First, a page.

Interest rates

“That’s the single biggest issue by far in real estate, how many people are locked in. I think we're seeing a swing to rent, but then rents are going to go up. But then as mortgage rates go down, homes will feel cheaper, and they'll go back to the homes. 

The figure Reffkin says will rates have to drop to spur both inventory and demand is 5.5%. "It just came out that 5.5% is viewed as the inflection point where the majority of people would feel like they would accept those rates.”


“Transactions right now are down in the first quarter about 30% year-over-year. But it was better than expected by a little bit, 5% to 10%. Over the course of the year, I expect transactions to be down closer to 15%. And the reason why is because the Q1 last year was a great Q1, but the rest of year started getting worse.”

What buyers are looking for

“There's no one market right now. If you have a property that is unique and differentiated and move-in ready, it sells. If you have a property that looks like everything else and it has to be renovated, people do not want that. People want to pack their bags in New York and drop them in Florida. So, move-in ready is very important. The super high-end is stronger. People that had money still have money. And in the lower end market, it kind of depends on where mortgage rates are one week over another.”

Return to the office

“I think because in COVID people were so busy (working virtually) they almost think it could work. But now, it's not that market. Yeah, if business was just falling from the trees then maybe that works. But I think we, as a company, have to get back to where we were. Yes, there is digital, there is social. But there’s print. There’s postcards. There’s door knocking. There’s phone calls. There’s client gifts. Things that are in person. And I would highly recommend, and ask, that you do that as much as possible. I call it the 30% challenge. We all spend 30% more time in the office, 30% more time talking to each other in person, 30% more time sharing inventory in listings that are coming online with each other, 30% more time going to each other's open houses, or broker tours.”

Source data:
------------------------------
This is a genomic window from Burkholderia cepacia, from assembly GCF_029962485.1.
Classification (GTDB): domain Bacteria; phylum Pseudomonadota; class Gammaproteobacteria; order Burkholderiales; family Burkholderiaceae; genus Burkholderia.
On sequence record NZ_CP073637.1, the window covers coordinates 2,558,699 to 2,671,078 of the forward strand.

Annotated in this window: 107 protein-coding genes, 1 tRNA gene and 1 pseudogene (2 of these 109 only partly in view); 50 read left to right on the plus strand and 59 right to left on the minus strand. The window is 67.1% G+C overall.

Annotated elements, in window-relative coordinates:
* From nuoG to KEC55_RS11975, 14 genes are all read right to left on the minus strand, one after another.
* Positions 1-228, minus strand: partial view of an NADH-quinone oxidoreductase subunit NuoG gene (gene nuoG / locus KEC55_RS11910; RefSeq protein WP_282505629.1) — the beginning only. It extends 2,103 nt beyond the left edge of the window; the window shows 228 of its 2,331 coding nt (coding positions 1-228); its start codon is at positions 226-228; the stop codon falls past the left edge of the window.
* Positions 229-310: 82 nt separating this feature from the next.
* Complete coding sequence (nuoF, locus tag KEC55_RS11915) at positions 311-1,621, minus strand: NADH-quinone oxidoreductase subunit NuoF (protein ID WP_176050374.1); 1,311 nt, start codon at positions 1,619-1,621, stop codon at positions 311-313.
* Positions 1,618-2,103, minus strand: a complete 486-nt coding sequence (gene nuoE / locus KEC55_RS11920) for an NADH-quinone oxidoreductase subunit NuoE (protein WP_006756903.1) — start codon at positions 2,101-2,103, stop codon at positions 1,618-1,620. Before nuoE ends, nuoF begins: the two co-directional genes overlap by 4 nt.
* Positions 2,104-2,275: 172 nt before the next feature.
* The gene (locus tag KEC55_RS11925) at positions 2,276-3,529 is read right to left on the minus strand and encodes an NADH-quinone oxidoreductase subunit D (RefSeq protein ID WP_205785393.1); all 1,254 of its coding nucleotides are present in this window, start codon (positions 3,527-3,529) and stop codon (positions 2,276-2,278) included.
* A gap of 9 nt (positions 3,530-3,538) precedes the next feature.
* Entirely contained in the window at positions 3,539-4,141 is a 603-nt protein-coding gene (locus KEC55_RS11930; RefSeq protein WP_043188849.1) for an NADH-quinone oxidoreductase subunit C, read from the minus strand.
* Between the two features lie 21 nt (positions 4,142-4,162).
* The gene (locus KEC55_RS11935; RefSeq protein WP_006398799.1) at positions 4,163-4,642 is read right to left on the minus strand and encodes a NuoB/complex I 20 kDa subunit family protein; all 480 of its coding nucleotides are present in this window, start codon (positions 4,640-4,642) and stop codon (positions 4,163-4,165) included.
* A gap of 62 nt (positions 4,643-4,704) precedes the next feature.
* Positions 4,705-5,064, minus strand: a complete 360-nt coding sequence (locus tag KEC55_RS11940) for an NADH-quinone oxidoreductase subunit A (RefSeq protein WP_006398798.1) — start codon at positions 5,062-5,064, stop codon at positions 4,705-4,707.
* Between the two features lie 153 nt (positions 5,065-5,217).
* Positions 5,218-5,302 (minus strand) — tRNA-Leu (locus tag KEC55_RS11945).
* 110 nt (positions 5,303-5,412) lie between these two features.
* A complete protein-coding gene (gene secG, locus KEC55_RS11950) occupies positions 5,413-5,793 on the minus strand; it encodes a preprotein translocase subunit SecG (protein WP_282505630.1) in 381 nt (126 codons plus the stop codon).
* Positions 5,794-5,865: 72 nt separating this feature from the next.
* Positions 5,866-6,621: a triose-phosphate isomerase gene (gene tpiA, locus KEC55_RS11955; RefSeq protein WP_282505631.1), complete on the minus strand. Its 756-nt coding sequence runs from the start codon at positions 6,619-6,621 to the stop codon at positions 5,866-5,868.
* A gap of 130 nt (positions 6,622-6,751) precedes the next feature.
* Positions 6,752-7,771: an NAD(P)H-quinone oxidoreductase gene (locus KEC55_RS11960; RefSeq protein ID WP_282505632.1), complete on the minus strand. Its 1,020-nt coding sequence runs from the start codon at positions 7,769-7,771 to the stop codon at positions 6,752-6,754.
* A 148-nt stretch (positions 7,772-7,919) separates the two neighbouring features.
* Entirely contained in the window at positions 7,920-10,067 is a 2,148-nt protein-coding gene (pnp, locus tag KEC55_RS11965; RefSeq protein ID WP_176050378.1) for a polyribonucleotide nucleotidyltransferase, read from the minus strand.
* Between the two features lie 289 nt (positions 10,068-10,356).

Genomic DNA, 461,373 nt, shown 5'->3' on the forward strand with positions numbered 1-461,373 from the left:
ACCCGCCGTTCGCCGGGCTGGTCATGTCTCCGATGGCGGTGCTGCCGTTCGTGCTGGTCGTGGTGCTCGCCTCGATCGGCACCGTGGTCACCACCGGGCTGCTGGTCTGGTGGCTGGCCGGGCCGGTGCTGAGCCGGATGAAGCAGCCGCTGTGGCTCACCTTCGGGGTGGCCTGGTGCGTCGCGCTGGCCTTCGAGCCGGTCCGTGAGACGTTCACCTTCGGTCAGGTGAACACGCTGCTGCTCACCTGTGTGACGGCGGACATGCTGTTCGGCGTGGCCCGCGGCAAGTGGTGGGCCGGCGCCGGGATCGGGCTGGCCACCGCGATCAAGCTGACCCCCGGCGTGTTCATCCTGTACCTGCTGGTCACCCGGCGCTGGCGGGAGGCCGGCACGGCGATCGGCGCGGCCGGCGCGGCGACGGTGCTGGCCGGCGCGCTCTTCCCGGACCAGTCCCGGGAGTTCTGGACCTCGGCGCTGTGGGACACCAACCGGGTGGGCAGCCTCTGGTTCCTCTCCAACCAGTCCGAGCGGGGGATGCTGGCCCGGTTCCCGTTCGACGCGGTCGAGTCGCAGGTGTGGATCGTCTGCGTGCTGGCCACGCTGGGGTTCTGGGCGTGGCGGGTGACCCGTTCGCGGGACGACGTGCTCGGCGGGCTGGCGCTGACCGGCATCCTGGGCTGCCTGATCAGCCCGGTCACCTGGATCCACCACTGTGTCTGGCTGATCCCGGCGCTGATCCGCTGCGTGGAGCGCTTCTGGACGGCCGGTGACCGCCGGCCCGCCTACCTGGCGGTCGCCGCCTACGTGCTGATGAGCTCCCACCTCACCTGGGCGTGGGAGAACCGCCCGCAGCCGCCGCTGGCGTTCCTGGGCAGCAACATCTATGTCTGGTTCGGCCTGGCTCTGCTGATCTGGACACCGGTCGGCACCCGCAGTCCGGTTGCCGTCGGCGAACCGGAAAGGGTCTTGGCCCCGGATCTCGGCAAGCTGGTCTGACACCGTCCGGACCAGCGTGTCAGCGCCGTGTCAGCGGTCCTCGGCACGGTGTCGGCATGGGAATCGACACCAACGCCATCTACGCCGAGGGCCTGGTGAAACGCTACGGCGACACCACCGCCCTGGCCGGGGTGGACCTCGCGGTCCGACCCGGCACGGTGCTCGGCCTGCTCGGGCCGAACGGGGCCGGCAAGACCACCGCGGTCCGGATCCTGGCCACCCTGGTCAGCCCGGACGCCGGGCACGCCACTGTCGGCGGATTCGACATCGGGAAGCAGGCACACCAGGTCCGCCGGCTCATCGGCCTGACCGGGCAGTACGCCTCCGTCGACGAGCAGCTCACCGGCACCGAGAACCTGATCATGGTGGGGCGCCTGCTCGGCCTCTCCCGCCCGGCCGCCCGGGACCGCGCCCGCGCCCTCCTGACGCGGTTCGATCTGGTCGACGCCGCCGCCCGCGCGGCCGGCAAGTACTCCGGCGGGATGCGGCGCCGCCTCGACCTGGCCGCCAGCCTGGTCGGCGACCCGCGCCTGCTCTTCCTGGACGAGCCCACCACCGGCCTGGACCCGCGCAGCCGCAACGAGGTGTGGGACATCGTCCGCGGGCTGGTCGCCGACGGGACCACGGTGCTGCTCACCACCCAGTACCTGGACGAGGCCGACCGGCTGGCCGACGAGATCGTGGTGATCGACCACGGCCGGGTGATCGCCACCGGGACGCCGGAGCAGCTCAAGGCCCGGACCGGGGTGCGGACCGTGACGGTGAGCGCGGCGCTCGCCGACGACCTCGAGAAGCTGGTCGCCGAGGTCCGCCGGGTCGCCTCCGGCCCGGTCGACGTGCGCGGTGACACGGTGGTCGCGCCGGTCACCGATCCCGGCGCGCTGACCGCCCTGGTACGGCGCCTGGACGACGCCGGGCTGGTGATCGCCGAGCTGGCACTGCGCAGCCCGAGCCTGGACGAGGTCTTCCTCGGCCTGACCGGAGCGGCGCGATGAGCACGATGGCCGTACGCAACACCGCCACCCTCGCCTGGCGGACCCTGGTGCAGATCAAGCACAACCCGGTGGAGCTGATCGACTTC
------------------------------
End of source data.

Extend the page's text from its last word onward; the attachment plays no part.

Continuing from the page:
Starting Compass

“I saw agents as this large group, 1.5 million strong, of entrepreneurs. But on the other hand, I saw them as underserved customers. The companies that were working for agents I didn't feel had the capacity to give them everything they needed either because they didn't have enough money or because they didn't have enough vision. So we set out to raise $2 billion to invest in the future of the agent and help them better serve their buyers and sellers. And conversely, we are in the business of helping agents become better. The North Star is, anything an agent needs, Compass must provide. Now, have we done it all? No. But we're investing more along those lines than any other company. And that's why historically agents come to Compass, to grow their business. We give them a platform of programs and tools to help them grow. We have the technology support, but then the people support as well.”

Relationship with agents

“I never expected to fall in love with real estate agents. My mom has been an agent my entire life. But the reason I adore you so much is you’re entrepreneurs, and entrepreneurs dream big every single day. You're leaning in and being creative and your hard work, your talent. You create a business every day you wake up. You're a rare, human mind. Most people don't have the ability to deal with rejection in the same way you do. I think it’s your greatest superpower.”



Louis Llovio

Louis Llovio is the deputy managing editor at the Business Observer. Before going to work at the Observer, the longtime business writer worked at the Richmond Times-Dispatch, Maryland Daily Record and for the Baltimore Sun Media Group. He lives in Tampa.